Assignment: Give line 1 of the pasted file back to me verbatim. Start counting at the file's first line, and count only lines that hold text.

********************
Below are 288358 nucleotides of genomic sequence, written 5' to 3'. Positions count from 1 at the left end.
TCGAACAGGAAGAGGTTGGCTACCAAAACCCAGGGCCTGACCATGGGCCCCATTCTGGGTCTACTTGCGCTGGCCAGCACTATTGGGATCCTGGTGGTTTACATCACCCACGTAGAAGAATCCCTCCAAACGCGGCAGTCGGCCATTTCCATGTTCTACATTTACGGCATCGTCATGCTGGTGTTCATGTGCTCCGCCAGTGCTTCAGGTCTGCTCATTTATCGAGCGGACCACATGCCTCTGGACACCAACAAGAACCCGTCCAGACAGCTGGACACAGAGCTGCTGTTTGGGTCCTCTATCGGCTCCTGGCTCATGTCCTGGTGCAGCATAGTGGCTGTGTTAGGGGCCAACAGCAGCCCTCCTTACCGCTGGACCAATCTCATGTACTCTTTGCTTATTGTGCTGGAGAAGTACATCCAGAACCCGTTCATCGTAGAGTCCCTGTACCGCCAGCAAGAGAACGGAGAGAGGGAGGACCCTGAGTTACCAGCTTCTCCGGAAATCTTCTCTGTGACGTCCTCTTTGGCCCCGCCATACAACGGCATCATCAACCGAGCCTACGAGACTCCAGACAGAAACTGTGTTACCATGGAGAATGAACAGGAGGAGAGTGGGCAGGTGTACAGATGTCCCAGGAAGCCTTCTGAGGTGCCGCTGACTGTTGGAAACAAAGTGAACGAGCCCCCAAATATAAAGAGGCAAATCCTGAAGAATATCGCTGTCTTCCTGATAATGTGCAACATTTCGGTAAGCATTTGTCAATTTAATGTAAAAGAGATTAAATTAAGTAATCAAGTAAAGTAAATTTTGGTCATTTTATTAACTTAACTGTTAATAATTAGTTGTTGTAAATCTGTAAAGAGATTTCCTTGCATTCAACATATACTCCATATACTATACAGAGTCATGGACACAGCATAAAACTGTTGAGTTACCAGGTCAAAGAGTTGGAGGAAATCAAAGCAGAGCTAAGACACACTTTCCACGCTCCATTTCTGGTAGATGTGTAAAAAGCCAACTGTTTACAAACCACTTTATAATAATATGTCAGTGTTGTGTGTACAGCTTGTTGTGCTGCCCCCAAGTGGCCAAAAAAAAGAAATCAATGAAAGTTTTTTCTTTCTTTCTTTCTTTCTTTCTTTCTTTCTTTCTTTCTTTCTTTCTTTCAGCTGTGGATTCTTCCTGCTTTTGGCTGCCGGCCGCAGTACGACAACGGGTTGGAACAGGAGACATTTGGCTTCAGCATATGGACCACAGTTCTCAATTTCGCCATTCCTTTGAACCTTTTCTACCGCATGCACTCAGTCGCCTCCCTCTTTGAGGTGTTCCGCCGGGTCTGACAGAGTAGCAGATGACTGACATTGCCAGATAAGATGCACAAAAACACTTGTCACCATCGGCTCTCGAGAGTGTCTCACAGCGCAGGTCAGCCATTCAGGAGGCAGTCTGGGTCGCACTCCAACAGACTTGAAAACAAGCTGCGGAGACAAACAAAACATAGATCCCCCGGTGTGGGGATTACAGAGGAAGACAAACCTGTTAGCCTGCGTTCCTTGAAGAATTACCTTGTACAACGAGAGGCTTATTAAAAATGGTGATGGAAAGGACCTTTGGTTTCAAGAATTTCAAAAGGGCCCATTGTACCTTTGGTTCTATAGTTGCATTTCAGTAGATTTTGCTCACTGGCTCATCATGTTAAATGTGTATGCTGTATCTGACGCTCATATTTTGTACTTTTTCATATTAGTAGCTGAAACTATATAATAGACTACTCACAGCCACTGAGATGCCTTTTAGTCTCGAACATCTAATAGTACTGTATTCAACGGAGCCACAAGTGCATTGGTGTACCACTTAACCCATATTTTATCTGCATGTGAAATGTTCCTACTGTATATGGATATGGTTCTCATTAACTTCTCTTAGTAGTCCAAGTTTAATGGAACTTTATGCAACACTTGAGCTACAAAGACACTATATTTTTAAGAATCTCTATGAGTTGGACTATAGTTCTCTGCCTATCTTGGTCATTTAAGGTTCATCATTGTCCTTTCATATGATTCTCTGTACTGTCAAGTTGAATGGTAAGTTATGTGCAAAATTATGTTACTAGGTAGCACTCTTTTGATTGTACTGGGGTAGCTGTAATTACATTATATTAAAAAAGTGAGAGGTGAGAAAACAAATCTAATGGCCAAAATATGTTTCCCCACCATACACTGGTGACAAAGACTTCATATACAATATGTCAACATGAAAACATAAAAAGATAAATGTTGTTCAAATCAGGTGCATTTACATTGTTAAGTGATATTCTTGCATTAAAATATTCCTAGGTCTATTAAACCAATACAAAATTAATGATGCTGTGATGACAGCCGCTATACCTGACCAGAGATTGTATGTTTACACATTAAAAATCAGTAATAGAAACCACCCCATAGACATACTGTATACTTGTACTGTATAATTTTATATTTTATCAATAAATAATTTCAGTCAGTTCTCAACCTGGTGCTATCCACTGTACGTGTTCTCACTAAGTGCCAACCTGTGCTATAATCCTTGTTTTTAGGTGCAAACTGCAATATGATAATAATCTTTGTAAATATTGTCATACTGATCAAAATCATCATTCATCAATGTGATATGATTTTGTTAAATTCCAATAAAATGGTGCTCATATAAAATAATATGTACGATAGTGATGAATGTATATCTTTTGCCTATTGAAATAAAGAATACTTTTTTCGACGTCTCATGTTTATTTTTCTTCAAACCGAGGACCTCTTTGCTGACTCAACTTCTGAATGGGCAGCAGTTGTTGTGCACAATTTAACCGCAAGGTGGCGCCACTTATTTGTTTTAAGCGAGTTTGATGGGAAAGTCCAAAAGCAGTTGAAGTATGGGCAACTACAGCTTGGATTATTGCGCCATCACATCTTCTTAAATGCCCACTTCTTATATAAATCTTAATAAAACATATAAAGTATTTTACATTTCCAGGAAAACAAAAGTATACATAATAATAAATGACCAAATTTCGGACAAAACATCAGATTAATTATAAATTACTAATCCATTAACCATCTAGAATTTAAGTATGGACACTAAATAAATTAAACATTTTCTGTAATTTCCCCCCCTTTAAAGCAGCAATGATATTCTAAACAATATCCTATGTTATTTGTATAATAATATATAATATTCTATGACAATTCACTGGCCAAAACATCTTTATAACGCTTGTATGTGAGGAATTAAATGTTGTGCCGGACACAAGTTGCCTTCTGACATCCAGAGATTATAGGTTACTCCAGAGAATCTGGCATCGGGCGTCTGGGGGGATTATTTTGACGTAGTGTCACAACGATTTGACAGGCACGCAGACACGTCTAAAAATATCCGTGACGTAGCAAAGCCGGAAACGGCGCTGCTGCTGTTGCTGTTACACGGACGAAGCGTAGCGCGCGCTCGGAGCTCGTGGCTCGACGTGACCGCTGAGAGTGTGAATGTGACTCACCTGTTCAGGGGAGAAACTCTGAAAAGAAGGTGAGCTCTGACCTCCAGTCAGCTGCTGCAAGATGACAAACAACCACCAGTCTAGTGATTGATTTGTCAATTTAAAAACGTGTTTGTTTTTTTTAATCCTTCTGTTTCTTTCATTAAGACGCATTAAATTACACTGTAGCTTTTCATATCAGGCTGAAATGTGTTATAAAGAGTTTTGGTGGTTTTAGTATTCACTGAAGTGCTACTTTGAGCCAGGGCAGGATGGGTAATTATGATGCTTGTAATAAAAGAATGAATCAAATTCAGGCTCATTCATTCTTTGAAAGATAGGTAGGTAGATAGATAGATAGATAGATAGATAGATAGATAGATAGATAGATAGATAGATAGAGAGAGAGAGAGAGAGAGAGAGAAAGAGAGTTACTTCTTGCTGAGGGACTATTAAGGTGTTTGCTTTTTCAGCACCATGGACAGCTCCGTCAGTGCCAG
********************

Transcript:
Below are 288358 nucleotides of genomic sequence, written 5' to 3'. Positions count from 1 at the left end.